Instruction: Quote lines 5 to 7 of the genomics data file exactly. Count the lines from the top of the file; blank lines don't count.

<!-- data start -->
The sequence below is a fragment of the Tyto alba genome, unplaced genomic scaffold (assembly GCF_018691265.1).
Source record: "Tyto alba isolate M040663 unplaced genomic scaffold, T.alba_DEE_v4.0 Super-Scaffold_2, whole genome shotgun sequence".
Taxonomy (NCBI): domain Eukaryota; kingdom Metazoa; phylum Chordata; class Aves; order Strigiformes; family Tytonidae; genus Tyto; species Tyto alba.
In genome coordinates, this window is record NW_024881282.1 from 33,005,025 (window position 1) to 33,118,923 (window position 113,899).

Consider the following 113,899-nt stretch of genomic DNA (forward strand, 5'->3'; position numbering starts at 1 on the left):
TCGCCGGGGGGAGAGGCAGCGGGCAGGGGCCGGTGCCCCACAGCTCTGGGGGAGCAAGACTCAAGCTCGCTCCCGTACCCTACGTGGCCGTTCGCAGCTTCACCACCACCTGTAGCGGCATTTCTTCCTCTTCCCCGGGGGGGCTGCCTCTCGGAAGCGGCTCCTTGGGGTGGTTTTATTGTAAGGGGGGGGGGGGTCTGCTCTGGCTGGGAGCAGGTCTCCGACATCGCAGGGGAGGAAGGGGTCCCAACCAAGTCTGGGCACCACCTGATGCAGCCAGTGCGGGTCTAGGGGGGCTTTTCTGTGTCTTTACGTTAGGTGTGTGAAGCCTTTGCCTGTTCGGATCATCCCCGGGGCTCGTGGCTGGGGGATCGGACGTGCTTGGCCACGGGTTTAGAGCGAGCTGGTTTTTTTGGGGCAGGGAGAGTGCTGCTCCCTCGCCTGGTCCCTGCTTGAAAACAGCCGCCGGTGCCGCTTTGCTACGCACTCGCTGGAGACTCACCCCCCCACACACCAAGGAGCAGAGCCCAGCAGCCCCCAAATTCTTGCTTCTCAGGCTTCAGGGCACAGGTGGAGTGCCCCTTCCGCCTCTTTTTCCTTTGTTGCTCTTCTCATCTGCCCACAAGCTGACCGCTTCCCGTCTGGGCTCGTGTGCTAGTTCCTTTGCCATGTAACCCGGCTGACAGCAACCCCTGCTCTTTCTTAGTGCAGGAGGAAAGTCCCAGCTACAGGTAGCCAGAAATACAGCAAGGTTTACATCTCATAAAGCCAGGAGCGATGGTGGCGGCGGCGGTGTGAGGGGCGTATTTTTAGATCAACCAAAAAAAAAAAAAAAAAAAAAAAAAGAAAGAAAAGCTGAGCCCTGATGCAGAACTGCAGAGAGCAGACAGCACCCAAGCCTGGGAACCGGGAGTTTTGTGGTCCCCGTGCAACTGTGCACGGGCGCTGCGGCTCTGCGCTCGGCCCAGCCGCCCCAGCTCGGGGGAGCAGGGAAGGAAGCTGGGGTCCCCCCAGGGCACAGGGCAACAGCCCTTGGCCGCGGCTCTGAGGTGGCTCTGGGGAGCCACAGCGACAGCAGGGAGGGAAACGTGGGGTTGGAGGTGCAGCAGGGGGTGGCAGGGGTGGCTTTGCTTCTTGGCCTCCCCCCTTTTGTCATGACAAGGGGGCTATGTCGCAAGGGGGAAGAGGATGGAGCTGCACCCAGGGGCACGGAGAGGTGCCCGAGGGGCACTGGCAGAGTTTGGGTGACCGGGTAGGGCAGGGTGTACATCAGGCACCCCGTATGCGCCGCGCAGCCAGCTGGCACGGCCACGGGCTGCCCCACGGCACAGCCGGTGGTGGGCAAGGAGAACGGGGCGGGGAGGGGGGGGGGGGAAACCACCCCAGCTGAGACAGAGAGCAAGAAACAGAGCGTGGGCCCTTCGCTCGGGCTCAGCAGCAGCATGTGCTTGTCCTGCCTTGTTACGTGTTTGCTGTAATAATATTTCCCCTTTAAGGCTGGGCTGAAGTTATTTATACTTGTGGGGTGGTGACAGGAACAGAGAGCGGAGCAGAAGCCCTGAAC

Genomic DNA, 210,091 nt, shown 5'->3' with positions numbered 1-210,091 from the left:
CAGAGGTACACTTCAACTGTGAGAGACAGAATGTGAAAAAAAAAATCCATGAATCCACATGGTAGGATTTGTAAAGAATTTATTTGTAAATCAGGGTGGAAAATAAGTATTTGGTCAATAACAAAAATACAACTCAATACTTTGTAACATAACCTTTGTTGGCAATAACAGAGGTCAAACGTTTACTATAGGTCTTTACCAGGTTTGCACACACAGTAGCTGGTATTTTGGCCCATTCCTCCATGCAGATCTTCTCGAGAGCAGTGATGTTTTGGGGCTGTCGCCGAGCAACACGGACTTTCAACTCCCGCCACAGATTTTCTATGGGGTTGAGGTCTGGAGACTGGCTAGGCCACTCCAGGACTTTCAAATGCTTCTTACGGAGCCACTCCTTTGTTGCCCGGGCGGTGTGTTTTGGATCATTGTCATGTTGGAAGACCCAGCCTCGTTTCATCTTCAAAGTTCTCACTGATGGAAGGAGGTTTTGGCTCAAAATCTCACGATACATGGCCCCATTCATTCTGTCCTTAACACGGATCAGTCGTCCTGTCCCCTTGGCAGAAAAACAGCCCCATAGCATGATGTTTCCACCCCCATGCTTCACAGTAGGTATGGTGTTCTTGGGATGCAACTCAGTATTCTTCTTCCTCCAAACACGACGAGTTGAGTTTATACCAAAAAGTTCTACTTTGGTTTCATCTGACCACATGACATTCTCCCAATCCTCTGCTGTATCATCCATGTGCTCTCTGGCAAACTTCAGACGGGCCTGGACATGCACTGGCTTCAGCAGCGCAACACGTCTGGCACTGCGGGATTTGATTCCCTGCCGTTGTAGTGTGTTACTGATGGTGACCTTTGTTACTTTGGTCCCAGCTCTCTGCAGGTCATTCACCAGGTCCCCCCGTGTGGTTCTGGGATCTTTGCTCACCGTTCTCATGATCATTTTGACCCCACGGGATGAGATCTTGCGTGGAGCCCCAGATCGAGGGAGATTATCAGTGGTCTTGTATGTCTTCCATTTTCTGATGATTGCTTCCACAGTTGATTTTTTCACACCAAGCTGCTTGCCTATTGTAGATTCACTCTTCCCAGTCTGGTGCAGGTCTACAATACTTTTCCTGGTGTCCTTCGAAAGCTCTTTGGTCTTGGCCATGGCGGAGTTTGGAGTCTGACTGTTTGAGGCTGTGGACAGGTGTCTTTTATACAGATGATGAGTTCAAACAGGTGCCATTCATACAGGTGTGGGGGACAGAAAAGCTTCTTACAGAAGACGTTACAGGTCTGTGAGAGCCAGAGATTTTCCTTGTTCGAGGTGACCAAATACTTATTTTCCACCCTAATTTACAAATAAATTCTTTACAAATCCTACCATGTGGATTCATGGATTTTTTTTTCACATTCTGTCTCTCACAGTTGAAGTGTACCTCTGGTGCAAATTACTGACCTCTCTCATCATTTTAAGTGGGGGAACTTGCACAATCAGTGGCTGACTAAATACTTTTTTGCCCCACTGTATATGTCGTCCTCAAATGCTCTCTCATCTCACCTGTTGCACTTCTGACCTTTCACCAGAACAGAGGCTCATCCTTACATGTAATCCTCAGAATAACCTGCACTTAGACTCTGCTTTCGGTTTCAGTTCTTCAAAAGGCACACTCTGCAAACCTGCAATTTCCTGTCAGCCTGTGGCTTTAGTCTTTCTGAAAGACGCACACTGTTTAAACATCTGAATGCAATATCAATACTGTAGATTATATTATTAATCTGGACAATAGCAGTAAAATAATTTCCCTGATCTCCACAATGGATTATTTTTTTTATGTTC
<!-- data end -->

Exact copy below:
Consider the following 113,899-nt stretch of genomic DNA (forward strand, 5'->3'; position numbering starts at 1 on the left):
TCGCCGGGGGGAGAGGCAGCGGGCAGGGGCCGGTGCCCCACAGCTCTGGGGGAGCAAGACTCAAGCTCGCTCCCGTACCCTACGTGGCCGTTCGCAGCTTCACCACCACCTGTAGCGGCATTTCTTCCTCTTCCCCGGGGGGGCTGCCTCTCGGAAGCGGCTCCTTGGGGTGGTTTTATTGTAAGGGGGGGGGGGGTCTGCTCTGGCTGGGAGCAGGTCTCCGACATCGCAGGGGAGGAAGGGGTCCCAACCAAGTCTGGGCACCACCTGATGCAGCCAGTGCGGGTCTAGGGGGGCTTTTCTGTGTCTTTACGTTAGGTGTGTGAAGCCTTTGCCTGTTCGGATCATCCCCGGGGCTCGTGGCTGGGGGATCGGACGTGCTTGGCCACGGGTTTAGAGCGAGCTGGTTTTTTTGGGGCAGGGAGAGTGCTGCTCCCTCGCCTGGTCCCTGCTTGAAAACAGCCGCCGGTGCCGCTTTGCTACGCACTCGCTGGAGACTCACCCCCCCACACACCAAGGAGCAGAGCCCAGCAGCCCCCAAATTCTTGCTTCTCAGGCTTCAGGGCACAGGTGGAGTGCCCCTTCCGCCTCTTTTTCCTTTGTTGCTCTTCTCATCTGCCCACAAGCTGACCGCTTCCCGTCTGGGCTCGTGTGCTAGTTCCTTTGCCATGTAACCCGGCTGACAGCAACCCCTGCTCTTTCTTAGTGCAGGAGGAAAGTCCCAGCTACAGGTAGCCAGAAATACAGCAAGGTTTACATCTCATAAAGCCAGGAGCGATGGTGGCGGCGGCGGTGTGAGGGGCGTATTTTTAGATCAACCAAAAAAAAAAAAAAAAAAAAAAAAAGAAAGAAAAGCTGAGCCCTGATGCAGAACTGCAGAGAGCAGACAGCACCCAAGCCTGGGAACCGGGAGTTTTGTGGTCCCCGTGCAACTGTGCACGGGCGCTGCGGCTCTGCGCTCGGCCCAGCCGCCCCAGCTCGGGGGAGCAGGGAAGGAAGCTGGGGTCCCCCCAGGGCACAGGGCAACAGCCCTTGGCCGCGGCTCTGAGGTGGCTCTGGGGAGCCACAGCGACAGCAGGGAGGGAAACGTGGGGTTGGAGGTGCAGCAGGGGGTGGCAGGGGTGGCTTTGCTTCTTGGCCTCCCCCCTTTTGTCATGACAAGGGGGCTATGTCGCAAGGGGGAAGAGGATGGAGCTGCACCCAGGGGCACGGAGAGGTGCCCGAGGGGCACTGGCAGAGTTTGGGTGACCGGGTAGGGCAGGGTGTACATCAGGCACCCCGTATGCGCCGCGCAGCCAGCTGGCACGGCCACGGGCTGCCCCACGGCACAGCCGGTGGTGGGCAAGGAGAACGGGGCGGGGAGGGGGGGGGGGGAAACCACCCCAGCTGAGACAGAGAGCAAGAAACAGAGCGTGGGCCCTTCGCTCGGGCTCAGCAGCAGCATGTGCTTGTCCTGCCTTGTTACGTGTTTGCTGTAATAATATTTCCCCTTTAAGGCTGGGCTGAAGTTATTTATACTTGTGGGGTGGTGACAGGAACAGAGAGCGGAGCAGAAGCCCTGAAC

Genomic DNA, 210,091 nt, shown 5'->3' with positions numbered 1-210,091 from the left: